The Fresh Loaf

News & Information for Amateur Bakers and Artisan Bread Enthusiasts

Sad rise

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Mary Bread Baker's picture
Mary Bread Baker

Sad rise

Well still trying different things but having a problem with the height of my loafs, it is very dissapointing, the bread has a wonderful open crumb, and tastes great however  it s like flat bread and very wide frisbee-like.  I'm new to the bread game so all answer are helpful and greatly appericated.  I posted a question before about proofing baskets, and I still have not picked one up, So this is what I do, I mix the dough, then knead, let it rise in a bowl,  give it a fold then I free form my bread and give it the final proof on the back of cookie sheet.  The problem I feel is the transfer into the oven.   It flattens out and the oven spring give it back some but I am getting discouraged, and in need of some advice.  Also could it be maybe the dough itself I use a wetter dough to get the open crumb, do I trade one for the other?   

althetrainer's picture
althetrainer

You may want to give us a bit more details on what recipe used, flour type, proofing time etc so we can better understand your problem.  A picture will definitely help too.


Janknitz's picture
Janknitz

I agree we need more details, but there's a few things to try first.


One is to be sure you are creating a good surface tension "skin" on the dough when you form it and then slashing right before baking to let the bread have some "growing room".


Secondly, you might try using parchment paper to transfer the dough into the oven--it will allow you to transfer it much more gently and avoid deflation. 

mredwood's picture
mredwood

Another thing i do to limit deflation is raise my freeform loaf on parchment using those french load pans with holes. It keeps it's shape mostly. I am not sure when to score it. Before or after it is on the peel ready to go into the oven. When I scored before when it was still held in shape by the pan when parchment was transferred to peel the cut flattened out some. When I scored it after it was on the peel it had more drag and flattened some. Also the loaf may have risen too much waiting for the first loaf to finish. I did not realize how large these Columbia sourdough loaves from Maggie Glezer were.


Incidentally these were the first 2 loaves in memory that were baked only with sourdough and came out pretty darn good. Very tasty. Guess my sourdough is working. Now back in the fridge because we have more bread than we can or should eat.


Mariah

Mary Bread Baker's picture
Mary Bread Baker

But I havn'tbeen using a recipe, however I do keep general preportions, I start with one cup bread flour and one water 1/8 teaspoon yeast and a pinch of salt. Let it sit overnight.  Then I add 5-6 cups flour 2-3 cups water 1/8 teaspoon yeast and pinch of salt. knead let it double, sometimes I punch down sometimes I don't, I'm sorry if I sound careless but its more about the experiment and the feel of the dough, but i am comsidering starting to write it down like a real experiment.  As for pictures I will take some next time but hopefully next time the bread will be better.  Also I went out a bought parchment paper, going to try that, but I normally preheat to 500 cook for 10 to 15 min then turn it down to 450 finish for another 15 mins.  total cook time 30 mins now the parchment can only handle 420 so should I cook longer, and can I bake the parchment on the stone with steam ?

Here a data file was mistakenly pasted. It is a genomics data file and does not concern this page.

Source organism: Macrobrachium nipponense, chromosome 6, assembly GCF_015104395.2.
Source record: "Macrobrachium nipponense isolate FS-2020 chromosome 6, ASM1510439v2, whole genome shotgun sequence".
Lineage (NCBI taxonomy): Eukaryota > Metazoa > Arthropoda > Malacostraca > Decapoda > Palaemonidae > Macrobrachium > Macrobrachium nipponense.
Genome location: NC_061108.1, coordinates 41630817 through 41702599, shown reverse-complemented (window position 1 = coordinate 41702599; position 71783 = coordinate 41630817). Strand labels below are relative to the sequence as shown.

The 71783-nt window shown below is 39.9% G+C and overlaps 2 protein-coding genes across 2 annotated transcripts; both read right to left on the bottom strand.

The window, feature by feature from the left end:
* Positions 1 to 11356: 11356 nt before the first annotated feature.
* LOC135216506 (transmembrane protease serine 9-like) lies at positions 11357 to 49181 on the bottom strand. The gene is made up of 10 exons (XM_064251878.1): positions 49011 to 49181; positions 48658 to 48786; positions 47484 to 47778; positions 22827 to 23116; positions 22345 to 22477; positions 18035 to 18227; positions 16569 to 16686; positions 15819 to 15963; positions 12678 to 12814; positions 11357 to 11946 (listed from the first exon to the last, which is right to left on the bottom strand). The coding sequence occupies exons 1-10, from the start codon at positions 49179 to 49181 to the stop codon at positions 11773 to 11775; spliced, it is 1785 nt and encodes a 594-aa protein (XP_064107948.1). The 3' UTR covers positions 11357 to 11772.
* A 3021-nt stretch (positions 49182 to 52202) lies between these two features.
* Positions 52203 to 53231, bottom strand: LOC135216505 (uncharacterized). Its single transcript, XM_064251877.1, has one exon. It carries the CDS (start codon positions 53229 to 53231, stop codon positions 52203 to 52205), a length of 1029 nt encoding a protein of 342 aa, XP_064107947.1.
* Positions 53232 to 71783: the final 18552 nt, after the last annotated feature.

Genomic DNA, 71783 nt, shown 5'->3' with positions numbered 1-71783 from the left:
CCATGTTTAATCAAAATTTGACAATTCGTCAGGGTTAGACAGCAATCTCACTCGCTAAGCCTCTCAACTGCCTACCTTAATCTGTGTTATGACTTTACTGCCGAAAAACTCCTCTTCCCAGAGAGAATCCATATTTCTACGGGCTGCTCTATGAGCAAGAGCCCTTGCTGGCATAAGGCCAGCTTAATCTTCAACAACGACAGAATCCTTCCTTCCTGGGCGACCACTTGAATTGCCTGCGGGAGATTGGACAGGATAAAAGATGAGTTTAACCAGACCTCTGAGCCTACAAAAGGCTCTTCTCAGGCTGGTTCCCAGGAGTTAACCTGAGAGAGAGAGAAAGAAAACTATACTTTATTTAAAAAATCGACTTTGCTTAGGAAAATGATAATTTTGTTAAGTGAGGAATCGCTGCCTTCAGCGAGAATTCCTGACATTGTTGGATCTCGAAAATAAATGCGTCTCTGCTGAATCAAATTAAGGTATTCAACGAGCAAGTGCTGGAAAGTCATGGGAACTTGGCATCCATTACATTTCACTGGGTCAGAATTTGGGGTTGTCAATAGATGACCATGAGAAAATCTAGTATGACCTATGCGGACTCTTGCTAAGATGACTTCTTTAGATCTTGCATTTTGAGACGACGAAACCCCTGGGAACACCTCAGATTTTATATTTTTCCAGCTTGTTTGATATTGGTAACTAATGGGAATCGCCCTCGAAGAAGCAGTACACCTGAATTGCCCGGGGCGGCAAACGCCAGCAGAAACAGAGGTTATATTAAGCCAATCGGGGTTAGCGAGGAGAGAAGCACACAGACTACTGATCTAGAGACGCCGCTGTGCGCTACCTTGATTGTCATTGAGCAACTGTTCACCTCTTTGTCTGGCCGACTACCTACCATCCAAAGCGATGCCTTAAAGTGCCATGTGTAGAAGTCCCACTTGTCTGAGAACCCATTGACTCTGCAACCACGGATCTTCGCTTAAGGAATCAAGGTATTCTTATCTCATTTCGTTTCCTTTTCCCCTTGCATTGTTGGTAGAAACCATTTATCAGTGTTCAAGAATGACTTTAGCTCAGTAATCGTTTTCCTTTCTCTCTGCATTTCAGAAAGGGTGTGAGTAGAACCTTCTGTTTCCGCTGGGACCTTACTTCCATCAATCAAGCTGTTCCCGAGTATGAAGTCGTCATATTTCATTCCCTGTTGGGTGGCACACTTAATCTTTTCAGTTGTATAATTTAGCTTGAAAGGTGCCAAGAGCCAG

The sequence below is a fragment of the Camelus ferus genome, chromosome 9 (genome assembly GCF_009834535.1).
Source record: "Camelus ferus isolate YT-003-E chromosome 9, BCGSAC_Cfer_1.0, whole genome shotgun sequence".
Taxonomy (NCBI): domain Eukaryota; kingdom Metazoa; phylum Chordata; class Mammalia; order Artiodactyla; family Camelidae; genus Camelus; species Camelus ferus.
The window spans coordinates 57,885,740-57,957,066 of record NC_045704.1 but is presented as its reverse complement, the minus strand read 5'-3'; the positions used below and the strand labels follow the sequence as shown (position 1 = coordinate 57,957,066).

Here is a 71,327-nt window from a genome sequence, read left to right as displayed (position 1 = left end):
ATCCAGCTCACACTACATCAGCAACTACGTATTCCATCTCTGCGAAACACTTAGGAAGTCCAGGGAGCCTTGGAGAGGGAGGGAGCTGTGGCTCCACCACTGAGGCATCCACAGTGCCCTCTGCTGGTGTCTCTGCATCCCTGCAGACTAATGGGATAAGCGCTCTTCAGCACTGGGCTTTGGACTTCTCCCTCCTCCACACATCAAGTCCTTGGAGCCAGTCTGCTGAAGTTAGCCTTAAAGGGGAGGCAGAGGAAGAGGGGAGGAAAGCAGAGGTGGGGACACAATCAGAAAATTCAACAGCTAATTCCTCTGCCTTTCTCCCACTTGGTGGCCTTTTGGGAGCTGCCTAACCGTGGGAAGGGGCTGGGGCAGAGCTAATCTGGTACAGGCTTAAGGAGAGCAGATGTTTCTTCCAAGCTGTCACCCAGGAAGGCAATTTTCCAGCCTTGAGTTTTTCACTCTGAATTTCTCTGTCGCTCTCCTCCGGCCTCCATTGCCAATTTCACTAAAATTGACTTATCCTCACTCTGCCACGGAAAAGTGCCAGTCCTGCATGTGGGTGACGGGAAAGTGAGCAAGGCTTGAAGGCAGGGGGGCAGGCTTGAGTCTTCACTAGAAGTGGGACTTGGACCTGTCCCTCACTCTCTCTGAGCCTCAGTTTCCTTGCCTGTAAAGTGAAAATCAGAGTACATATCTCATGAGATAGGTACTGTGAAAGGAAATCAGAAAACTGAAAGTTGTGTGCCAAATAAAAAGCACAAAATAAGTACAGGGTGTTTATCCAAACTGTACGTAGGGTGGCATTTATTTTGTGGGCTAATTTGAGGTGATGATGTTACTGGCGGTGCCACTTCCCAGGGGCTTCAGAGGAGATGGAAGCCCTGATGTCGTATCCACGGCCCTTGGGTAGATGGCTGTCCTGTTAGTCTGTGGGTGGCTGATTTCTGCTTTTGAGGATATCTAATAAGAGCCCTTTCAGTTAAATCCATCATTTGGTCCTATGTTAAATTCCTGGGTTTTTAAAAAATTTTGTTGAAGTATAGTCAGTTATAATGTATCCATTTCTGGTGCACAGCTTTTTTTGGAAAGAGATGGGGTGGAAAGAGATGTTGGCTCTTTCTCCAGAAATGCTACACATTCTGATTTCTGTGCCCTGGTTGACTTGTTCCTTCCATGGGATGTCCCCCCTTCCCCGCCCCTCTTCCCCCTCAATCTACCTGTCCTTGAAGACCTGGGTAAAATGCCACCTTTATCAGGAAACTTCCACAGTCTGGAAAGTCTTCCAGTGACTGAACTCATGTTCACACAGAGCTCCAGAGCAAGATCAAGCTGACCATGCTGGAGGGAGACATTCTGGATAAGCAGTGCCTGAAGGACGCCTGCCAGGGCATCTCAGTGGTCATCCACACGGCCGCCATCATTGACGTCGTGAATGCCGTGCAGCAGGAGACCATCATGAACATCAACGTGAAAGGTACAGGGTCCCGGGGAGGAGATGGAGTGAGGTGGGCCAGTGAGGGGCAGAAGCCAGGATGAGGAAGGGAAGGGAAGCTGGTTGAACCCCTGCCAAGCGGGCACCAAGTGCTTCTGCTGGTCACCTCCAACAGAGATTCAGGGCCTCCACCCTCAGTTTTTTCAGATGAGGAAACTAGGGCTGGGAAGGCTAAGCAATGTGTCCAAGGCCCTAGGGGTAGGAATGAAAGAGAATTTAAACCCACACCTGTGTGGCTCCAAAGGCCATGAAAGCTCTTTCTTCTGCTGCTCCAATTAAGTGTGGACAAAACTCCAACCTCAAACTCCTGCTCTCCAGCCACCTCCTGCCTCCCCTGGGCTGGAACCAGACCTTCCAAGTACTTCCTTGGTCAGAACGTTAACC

dmsnyder's picture
dmsnyder

Hi, Mary. You will eventually arrive at the bread you want via your current approach, but I am confident you will get there faster if you start with a better defined recipe.


I strongly recommend you find a formula for the type of bread you want to bake, measure your ingredients precisely by weight and use the mixing, fermentation, shaping and proofing techniques specified. Make it repeatedly, until you are pretty sure it's as good as it's going to get. Then, you can change one thing at a time to try improving on it.


If you can tell us the type of bread you want to make, I'm sure you can get several recommendations for formulas and get the benefit of the experience of those who have used the formula you choose, so it works for you.


David

mredwood's picture
mredwood

Mary I usually follow directions for preheat but lacking that I preheat at 500 and then turn down to 450 or the recommended temp. Recently I have been pulling out the parchment after 10 or 15 minutes or when the bread can easily and quickly be slid off. Saves on parchment and the bread bakes nice on the stone as I had intended. I must say parchment is a frustration saver along with a time saver and ... I love it. 


Mariah

gaaarp's picture
gaaarp

Mariah,


What a great idea!  I use parchment for many of my loaves, too, and find that after baking on the hot stone, the parchment gets so crumbly I'm lucky to get two uses out of it.  It never occurred to me to take the loaves off the parchment as soon as they have set up enough.


Thanks for the great tip!


Phyl